Glasgow café guide: 6 of the best coffee shops and tea rooms
mccune smith glasgow cafe

Can’t start your day without that double espresso or decaf non-fat no-foam cappuccino? Andy Revill takes a look at some of the best coffee shops and cafés in Glasgow.

mccune smith glasgow cafe
[McCune Smith is named after the a black intellectual and abolitionist]

Tibo, Dennistoun

Situated in Glasgow’s up and coming East End, and not a million miles away from the Sir Chris Hoy Velodrome, is Tibo. A small bistro with plenty of character, Tibo combines great coffee, a delightful lunch and dinner menu, good beer and wine, local art for sale and the occasional jazz or blues night to round it all off. When the weather is nice, sit outside and watch the world go by on Duke Street.

443 Duke Street, 0141 550 2050, cafetibo.com

Trans-Europe Cafe, Merchant City

Down Parnie Street in the Merchant City area of Glasgow, flanked by model shops and comic book stores is the Trans-Europe Cafe. Room enough only for a handful of tables, and utilising recycled bus seats (the retro ’70s upholstery is a dead giveaway), this café offers great coffee as well as a lovely little menu. Perfect for either a quick cuppa or a relaxed evening meal.

25 Parnie Street, 0141 552 7999, www.transeuropecafe.co.uk

Willow Tea Rooms, Sauchiehall Street

Every aspect of this famous tea room was designed by Charles Rennie Mackintosh, right down to the waitresses’ uniforms. These days, it is kept in much the same state as it was in the great designer’s day, and is the perfect escape from the noise of Sauchiehall Street below. Its sister tea room is only a few streets away on Buchanan Street, so if you’re in the city, you’re never too far from a coffee and a cake in an ideal setting.

217 Sauchiehall Street, 0141 332 0521, www.willowtearooms.co.uk

McCune Smith, Duke Street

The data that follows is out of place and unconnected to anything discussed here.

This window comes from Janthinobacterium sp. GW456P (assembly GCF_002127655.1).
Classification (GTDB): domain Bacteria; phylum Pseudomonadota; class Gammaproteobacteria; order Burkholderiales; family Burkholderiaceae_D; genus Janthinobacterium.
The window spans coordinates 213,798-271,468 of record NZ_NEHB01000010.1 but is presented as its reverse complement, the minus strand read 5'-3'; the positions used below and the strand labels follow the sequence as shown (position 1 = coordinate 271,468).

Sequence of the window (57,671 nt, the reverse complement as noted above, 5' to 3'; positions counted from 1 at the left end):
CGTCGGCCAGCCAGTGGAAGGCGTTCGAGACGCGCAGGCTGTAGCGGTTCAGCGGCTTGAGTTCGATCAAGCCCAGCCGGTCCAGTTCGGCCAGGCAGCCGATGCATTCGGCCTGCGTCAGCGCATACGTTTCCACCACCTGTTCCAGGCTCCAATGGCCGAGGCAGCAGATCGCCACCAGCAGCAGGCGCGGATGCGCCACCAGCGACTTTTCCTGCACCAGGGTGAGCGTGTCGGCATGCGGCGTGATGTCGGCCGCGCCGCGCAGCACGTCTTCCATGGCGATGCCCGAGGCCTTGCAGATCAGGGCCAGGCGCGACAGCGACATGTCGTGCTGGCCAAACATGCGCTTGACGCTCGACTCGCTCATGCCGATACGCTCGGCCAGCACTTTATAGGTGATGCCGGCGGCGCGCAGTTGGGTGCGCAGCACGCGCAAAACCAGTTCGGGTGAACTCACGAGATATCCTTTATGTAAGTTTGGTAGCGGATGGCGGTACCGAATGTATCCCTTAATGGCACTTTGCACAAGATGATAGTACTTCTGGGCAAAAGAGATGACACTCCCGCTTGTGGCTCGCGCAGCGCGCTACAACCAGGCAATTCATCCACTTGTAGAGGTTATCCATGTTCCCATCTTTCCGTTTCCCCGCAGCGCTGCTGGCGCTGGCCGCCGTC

A relatively new addition to the Glasgow café scene, this bright and homely coffee shop is named after James McCune Smith. He is widely believed to be the first African American ever to hold a medical degree, which he got from the University of Glasgow. Read about the man himself while enjoying a range of teas, coffees, homemade cakes and excellent sandwiches.

5 Duke Street, 0141 548 1114, www.mccunesmith.co.uk

Jelly Hill, Hyndland

Over in the West End, Jelly Hill places an emphasis on the outlandish. Serving a simple menu from morning till night, you can enjoy the relaxed atmosphere and odd-shaped wooden furniture for as long as you like. A decent sized wine and beer selection adds to its appeal for locals. It also goes out of its way to be dog-friendly.

195 Hyndland Road, 0141 341 0125, www.jellyhill.com

Once Upon A Tart, King Street

This tea room is as quirky as its name suggests. Black and pink livery on the shop front and lush pinks and purples on the inside, the atmosphere is relaxed and jovial. Tea, coffee and cakes in a homely setting, just off the beaten track away from the busy and loud Argyle Street.

45 King Street, 0141 552 0305, onceuponatart.co.uk

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Find these cafés on our Glasgow map:

More Glasgow guides:

9 of the best vintage and craft events in Glasgow this summer
A beer lover’s guide to Glasgow
14 of the best cheap eats in Glasgow
• 25 things you won’t know about Glasgow unless you’ve lived there
• 10 of the best bars in Glasgow
• An introduction to the Glasgow music scene
• 30 things to do for free in Glasgow
Glasgow Restaurants Guide – read the reviews, book tables 
Neighbourhood guide: The West End, Glasgow

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